– And Comedy Bird: I have never seen it and don’t know its real name, but it lives all over the American Wild West, from Tuolumne Meadows to the Grand Canyon. All it does is sing wrong minor scales downwards. It sounds like the public laughter in a comedy sitcom or a falling rock in slow motion. Does it make fun of us or is it just the least musical bird species out there?

Beware the bend!

Breakfast on the riverShall we go or shall we stay? Yes, we have noticed the dark clouds and the fact that other paddlers were putting up their tents on uncomfortable brushwood slopes around noon. But we want a beach to camp on, and we are optimists. So we head out of the bay and onto the calm muddy waters. When we paddle around the bend we see a wall of waves rushing toward us – too late to react, just early enough to regret our decision. The canyon has shaded us off in the lee only to channel the storm toward us around the bend. Lightning strikes and we paddle furiously for an eternal 15 minutes until we reach a shore with dense reed in which we can sit out the thunderstorm.

A sudden storm, a sudden silence. Another storm, another silence. A wave of heat, of cold. On the Green River you can never be sure what to wear, where to stop. Due to its labyrinthine geography it can be lazy and comforting for hours, just to turn into a wrathful snake in seconds.

Early mornings are the best time on the river: Birds sing, the water is calm and the sun illuminates the canyon walls.

Stone people, unmusical birds

All too early in the morning, the birds of Canyonlands bounce back to life. What I hear is too captivating – or enervating – to fall asleep again. DJ Bird provides the rhythms: Chh-tak, chh-tak, chh-tak. A second bird joins in with irregular interjections, eager to contribute to the concert but too unmusical to keep up with the DJ’s pace. Impatient with the lame locals, a bunch of geese take over, cosmopolitans in transit down on the river. “Red red red” beaks the first, “rocks” answers her companion. “Red rocks”, the canyon walls echo back. But the river takes them downstream as fast as they appeared and the local band resumes their concert, only occasionally joined by a faint “red rocks” in the distance. Once they have found their rhythm, another exotic bird interrupts: “Didididit didididit”. Sorry, guys, that’s our alarm clock.

In some bends with particularly good views, stone people protrude from the wall high above the river, one pillar next to another, their noses, hairstyles and legs well defined. Some of those guardians seem to put their heads together, amused and utterly unimpressed by the river’s minute-by-minute happenings.

They have seen entire eras evolve and decay after all.

*name changed for anonymity

Amphibian in a swimming hole



When to go: Spring and fall are ideal times for canoeing, as the water levels are low enough to camp on exposed sand banks. If you plan to do the trip in summer, be prepared for severe heat and thunderstorms in the afternoons. Avoid Easter, Labor Day and especially the Memorial Day Weekend (motorboat event) if you want to enjoy tranquility. In winter there may be ice on the river.

Where to go: If you can, extend your trip by paddling into the National Park – you need a (restricted) permit and an outfitter that can bring you back to Mineral Bottom on a jet boat as there is no landing in the park. We couldn’t get the latter – to be booked months in advance! If you can’t, no problem: Although the Labyrinth Canyon doesn’t officially belong to the National Park, the last part is just as impressive as the park itself.


Hole in a hole

What to read: Labyrinth Canyon is on BLM land, so the website of the Bureau for Land Management is a good source of information. They offer a digital map for a brief overview, but you will need a river guide book with a more detailed map. Local outfitters recommend this one and we found it exact and entertaining – you can buy it online or in the Moab Tourist Center: Belknap’s Waterproof Canyonlands River Guide. 78 pages, scale: ca 1:50.000, revised 2014, $19,95.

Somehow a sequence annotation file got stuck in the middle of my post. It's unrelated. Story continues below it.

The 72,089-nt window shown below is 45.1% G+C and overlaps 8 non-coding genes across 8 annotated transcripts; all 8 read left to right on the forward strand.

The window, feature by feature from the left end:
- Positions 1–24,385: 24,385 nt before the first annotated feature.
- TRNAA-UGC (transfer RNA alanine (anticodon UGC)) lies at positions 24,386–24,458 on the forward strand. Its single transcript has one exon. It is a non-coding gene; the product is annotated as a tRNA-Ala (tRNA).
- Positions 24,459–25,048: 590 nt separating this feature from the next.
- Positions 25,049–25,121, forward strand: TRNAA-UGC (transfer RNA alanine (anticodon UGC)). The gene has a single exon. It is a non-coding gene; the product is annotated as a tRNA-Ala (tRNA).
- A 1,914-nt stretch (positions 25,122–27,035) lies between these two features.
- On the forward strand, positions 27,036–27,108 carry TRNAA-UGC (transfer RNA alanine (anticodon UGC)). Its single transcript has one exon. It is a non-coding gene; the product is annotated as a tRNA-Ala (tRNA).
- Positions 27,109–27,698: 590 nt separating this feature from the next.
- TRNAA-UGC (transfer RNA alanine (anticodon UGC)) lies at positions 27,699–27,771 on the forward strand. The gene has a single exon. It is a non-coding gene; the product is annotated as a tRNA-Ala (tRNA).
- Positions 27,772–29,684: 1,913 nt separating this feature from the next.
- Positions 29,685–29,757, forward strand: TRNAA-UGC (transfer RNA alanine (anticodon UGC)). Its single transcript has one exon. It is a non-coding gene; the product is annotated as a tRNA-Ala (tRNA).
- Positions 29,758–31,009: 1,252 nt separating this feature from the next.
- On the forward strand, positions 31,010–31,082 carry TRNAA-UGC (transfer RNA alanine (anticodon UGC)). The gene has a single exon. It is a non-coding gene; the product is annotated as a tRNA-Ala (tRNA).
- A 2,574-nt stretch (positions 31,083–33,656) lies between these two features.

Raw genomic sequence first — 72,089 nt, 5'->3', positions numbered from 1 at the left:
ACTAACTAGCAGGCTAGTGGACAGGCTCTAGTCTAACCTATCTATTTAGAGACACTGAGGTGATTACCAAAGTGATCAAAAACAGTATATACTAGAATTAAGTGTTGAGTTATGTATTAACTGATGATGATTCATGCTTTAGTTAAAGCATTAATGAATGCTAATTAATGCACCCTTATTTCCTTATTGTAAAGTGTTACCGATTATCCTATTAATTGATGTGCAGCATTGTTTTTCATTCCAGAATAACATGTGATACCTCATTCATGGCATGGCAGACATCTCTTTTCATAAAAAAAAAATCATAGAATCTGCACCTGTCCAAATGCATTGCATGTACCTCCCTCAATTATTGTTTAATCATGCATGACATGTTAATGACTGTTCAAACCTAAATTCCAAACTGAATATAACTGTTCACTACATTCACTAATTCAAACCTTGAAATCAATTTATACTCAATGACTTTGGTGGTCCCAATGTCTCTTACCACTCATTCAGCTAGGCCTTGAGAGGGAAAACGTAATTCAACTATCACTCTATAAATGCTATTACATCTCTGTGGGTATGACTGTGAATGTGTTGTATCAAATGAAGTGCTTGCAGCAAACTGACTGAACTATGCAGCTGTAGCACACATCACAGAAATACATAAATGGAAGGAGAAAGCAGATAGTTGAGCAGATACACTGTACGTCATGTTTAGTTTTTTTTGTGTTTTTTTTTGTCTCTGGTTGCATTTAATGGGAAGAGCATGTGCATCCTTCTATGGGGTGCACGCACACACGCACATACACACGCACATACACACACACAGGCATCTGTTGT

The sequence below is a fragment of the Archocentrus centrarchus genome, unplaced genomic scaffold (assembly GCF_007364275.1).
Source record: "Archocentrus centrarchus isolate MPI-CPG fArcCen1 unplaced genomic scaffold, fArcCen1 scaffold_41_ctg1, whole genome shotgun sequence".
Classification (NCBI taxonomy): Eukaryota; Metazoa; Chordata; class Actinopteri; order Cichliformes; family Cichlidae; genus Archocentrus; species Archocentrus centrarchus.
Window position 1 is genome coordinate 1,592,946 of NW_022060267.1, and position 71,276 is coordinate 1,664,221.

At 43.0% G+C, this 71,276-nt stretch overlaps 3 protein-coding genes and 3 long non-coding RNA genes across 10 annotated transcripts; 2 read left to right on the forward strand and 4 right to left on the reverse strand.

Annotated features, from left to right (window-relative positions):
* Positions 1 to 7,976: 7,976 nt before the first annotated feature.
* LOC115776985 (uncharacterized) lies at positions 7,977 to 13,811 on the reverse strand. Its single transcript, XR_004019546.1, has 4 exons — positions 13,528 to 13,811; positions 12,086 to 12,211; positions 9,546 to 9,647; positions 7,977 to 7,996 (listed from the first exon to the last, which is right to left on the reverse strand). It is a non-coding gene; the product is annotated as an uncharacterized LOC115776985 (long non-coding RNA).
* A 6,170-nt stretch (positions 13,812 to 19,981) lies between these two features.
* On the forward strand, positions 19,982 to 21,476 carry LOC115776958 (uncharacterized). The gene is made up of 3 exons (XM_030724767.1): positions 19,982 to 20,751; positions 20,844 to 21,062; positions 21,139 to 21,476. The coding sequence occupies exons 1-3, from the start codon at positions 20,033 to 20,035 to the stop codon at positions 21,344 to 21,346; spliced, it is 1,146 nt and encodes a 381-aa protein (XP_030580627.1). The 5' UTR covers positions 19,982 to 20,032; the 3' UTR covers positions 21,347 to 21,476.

Wonderful tangly tree in Canyonlands National Park

What to rent: We rented the canoe, equipment – including the mandatory river toilet – and got a transit to the river and back from Moab Rafting and Canoe Company. Their owner Theresa has been on the Green River hundreds of times and also offers guided tours. We were happy with MR as they are reliable and great people. They are a little more expensive than some of their Moab competitors, but the latter were booked out a month in advance. You might want to compare the alternatives though: Canyon Voyages, Tag-A-Long Tours and Tex’s Riverways.

What to take: map, extra rope (to tie equipment in the kayak); water sandals, hat, raincoat, fleece sweater; insect repellent, lip balm, sunscreen and sunglasses; tent, sleeping bag, inlet, sleeping pad, one headlamp with spare batteries per person; toilet paper and hand sanitizer; drinking water for the entire trip; dry food, stove and pot; first aid kit; possibly a satellite beacon. The area is remote: There are no streets or settlements and no cell phone service within the canyon. You must be self-reliant to deal with emergencies.


Daisies and their shadows

What to prepare: Check the weather forecast and the water levels ahead of the trip or ask the outfitter. Print your free permit: While BML plans to restrict how many people can access the Labyrinth Canyon in the future, the permits are still unlimited. If you decide to paddle further downstream into the Canyonlands National Park, however, permit restrictions apply.


Balanced Rock and Cumulonimbus cloud in Arches National Park

What else to do on such a long journey? If you are driving, you can combine Moab with visiting the Grand Canyon in Arizona, Joshua Tree or Death Valley in California, or some of the five National Parks in Utah – the South West has a lot to offer. If you want to hear about the Mormons from their own perspective, you can book a free temple tour in Salt Lake City.


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Ein Beitrag geteilt von Christina Felschen (@cfelschen)